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Islanders: Three takeaways from 4-1 win vs. Devils

UNIONDALE, NEW YORK - JANUARY 18: Semyon Varlamov #40 and Brock Nelson #29 of the New York Islanders celebrate their 1-0 shut-out against the Boston Bruins at the Nassau Coliseum on January 18, 2021 in Uniondale, New York. The Islanders shut-out the Bruins 1-0. (Photo by Bruce Bennett/Getty Images)
UNIONDALE, NEW YORK - JANUARY 18: Semyon Varlamov #40 and Brock Nelson #29 of the New York Islanders celebrate their 1-0 shut-out against the Boston Bruins at the Nassau Coliseum on January 18, 2021 in Uniondale, New York. The Islanders shut-out the Bruins 1-0. (Photo by Bruce Bennett/Getty Images)
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New York Islanders
New York Islanders right wing Jordan Eberle (7). Mandatory Credit: Ed Mulholland-USA TODAY Sports

2. The Islanders Power Play Went 2/3

I recently did a piece talking about the Islanders power play, mainly focusing on how bad it’s looked, and pitched a couple ideas on how they could maybe fix it by changing how they use the bumper. Specifically, I talked about the fact that they needed to get the bumper more involved in the play.

On Thursday, they got the puck to the bumper more often, and it paid dividends with a two for three night on the man advantage.

How did they do it? By shooting pucks from the blue line, actually. Brock Nelson, who didn’t register a shot on goal and had such a hard time from the bumper in the 1-0 Islanders win on Monday, registered two shots on the man advantage tonight, putting up a goal to boot.

Both Nelson shots were redirects from the hash marks that forced Wedgewood to make difficult saves through traffic.

It’s a big moment for the Islanders power play, which had gone 0 for 12 since their last power play goal in the second period of a 4-0 win at the Rangers.

A big moment because the Islanders surrendered a goal in the second period, making it a 2-1 game. Because the Isles’ first man advantage, until its dying seconds at least, looked typically declawed, harmless. Like it was incapable of doing damage to the Devils penalty killers, who aggressively pressed into the Islanders zone for much of the two minutes.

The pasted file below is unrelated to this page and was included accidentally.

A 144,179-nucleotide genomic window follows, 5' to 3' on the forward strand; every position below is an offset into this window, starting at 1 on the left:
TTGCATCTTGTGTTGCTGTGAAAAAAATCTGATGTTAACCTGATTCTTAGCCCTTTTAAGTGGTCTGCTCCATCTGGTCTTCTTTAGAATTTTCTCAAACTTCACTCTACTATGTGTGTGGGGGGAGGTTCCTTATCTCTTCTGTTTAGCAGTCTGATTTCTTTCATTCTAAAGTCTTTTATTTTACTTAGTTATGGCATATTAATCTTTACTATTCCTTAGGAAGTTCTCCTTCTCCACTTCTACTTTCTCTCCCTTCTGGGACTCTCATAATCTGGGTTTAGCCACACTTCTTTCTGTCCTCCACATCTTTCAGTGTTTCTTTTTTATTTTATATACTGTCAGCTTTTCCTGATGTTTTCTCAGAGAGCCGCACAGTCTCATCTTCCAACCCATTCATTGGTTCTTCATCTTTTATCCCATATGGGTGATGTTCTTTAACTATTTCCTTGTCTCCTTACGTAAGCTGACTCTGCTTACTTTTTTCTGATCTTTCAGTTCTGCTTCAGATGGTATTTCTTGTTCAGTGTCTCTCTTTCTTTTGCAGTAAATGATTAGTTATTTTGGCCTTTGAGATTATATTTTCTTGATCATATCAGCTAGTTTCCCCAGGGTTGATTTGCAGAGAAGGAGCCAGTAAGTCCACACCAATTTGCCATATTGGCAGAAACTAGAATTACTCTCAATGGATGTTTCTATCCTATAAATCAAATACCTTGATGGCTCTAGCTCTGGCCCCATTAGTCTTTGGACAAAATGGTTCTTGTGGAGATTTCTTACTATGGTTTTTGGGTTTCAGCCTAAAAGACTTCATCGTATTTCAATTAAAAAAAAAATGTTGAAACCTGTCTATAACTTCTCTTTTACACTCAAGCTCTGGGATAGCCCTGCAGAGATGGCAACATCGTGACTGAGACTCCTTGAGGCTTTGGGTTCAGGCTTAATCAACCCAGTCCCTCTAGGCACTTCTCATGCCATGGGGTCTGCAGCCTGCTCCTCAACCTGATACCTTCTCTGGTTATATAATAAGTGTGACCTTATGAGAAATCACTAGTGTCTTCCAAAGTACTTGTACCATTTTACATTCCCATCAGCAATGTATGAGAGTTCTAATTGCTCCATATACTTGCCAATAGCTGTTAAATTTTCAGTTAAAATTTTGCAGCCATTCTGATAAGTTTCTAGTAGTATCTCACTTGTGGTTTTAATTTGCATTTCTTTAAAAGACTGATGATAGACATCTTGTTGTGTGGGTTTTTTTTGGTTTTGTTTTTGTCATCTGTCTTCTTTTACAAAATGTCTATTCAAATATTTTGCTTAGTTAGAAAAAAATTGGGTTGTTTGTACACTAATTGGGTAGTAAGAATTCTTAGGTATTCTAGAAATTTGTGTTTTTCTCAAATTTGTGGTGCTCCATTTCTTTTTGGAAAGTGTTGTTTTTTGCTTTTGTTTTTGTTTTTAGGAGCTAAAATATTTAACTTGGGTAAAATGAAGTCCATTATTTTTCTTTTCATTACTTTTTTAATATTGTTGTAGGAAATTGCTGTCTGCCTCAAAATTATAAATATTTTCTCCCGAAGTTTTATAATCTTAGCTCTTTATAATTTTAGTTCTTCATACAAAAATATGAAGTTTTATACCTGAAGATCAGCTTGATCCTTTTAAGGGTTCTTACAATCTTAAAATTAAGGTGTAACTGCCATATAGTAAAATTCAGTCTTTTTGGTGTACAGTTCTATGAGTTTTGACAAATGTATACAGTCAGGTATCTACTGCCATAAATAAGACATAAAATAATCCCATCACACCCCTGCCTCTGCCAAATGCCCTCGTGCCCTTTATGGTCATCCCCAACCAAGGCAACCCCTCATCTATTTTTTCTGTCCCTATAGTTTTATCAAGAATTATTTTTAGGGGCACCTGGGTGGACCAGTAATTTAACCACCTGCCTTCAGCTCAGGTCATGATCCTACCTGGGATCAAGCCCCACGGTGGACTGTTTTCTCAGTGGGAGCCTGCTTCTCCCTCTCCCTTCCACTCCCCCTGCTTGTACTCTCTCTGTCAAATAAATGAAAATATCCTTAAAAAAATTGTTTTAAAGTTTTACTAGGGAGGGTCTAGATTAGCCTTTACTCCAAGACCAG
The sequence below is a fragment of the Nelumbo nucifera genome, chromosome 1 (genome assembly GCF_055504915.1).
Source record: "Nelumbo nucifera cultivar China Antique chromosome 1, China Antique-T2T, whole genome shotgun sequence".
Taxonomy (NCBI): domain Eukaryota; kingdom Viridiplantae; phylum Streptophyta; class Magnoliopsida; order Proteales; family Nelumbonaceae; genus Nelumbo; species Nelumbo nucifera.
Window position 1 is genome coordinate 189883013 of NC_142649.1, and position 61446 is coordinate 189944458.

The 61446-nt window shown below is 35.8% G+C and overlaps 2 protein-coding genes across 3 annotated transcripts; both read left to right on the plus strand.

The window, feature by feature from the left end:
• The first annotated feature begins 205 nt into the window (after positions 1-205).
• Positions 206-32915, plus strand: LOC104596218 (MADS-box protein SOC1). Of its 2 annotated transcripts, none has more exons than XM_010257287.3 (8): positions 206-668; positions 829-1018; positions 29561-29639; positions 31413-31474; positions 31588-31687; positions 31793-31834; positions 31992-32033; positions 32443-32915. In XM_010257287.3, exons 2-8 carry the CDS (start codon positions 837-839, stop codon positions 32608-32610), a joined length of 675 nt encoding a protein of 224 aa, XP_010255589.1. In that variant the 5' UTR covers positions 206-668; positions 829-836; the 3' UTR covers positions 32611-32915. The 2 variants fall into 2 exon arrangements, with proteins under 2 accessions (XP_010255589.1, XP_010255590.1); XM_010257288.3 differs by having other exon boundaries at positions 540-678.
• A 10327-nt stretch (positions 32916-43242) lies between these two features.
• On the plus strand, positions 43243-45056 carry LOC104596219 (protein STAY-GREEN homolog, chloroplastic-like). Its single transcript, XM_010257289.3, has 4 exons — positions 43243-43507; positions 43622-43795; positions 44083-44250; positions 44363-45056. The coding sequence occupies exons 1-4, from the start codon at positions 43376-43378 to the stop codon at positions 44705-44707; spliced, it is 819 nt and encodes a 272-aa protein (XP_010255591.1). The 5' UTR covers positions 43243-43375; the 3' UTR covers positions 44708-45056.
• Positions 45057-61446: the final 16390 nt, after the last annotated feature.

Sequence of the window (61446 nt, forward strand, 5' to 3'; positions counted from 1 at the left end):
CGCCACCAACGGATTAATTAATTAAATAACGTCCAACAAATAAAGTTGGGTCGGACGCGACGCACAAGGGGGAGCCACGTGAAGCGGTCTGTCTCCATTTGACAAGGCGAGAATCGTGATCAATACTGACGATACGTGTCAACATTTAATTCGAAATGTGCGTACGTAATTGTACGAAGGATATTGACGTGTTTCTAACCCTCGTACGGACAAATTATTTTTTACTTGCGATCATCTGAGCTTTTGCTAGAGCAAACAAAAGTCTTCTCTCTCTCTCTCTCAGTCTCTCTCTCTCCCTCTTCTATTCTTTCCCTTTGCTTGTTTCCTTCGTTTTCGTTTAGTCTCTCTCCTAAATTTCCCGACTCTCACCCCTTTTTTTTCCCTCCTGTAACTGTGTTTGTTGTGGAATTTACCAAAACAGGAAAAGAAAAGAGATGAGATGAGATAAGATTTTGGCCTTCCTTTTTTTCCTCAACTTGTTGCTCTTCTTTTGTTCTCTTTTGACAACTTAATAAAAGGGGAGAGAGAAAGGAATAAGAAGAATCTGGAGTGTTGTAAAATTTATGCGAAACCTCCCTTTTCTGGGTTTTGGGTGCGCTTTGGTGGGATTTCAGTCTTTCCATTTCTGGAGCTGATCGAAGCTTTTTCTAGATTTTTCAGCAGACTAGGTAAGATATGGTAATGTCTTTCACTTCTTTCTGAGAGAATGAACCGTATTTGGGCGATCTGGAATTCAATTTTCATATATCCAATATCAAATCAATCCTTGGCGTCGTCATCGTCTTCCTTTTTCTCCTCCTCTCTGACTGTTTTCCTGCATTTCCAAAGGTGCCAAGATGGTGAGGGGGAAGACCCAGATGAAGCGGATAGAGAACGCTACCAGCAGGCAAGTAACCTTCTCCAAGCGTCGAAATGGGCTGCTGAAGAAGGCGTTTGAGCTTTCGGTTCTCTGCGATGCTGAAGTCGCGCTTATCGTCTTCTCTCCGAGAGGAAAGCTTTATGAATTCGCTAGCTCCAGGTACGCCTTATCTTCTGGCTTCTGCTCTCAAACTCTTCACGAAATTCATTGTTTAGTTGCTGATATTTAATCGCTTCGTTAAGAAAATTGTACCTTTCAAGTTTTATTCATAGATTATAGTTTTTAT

Momentum is pretty much an impossible thing to quantify, so I don’t like to reference it too much. But had the Islanders not scored on their two third period power plays, had they floundered around just trying to exit their own zone like they had the first time, would that have ceded momentum to New Jersey? Sure, probably.

Would it have led to a game-tying goal in the third period? Impossible to say to any degree of certainty. But anyone who watches hockey has seen an absolute stinker of a power play take the wind out of its team’s sails at least a couple of times.

It happened on Monday against the Bruins. That first-period power play was so bad, and the Bruins came on so strong thereafter that it felt like the ice was tilted toward the Islanders zone for the rest of that period.

But, none of that matters for the time being. The Islanders power play did score on Thursday, multiple times actually. Jordan Eberle potted his second goal of the game, and Brock Nelson, after suffering a ghastly cut in the second frame, came back to score in the third.

There’s reason to be unconvinced yet hopeful about this Islanders unit coached by Jim Hiller. Again, that first opportunity was like a replay of the Bruins game, but the second and third were much more potent. Perhaps this is the start of a hot streak for Hiller’s unit. We’ll just have to wait and see.

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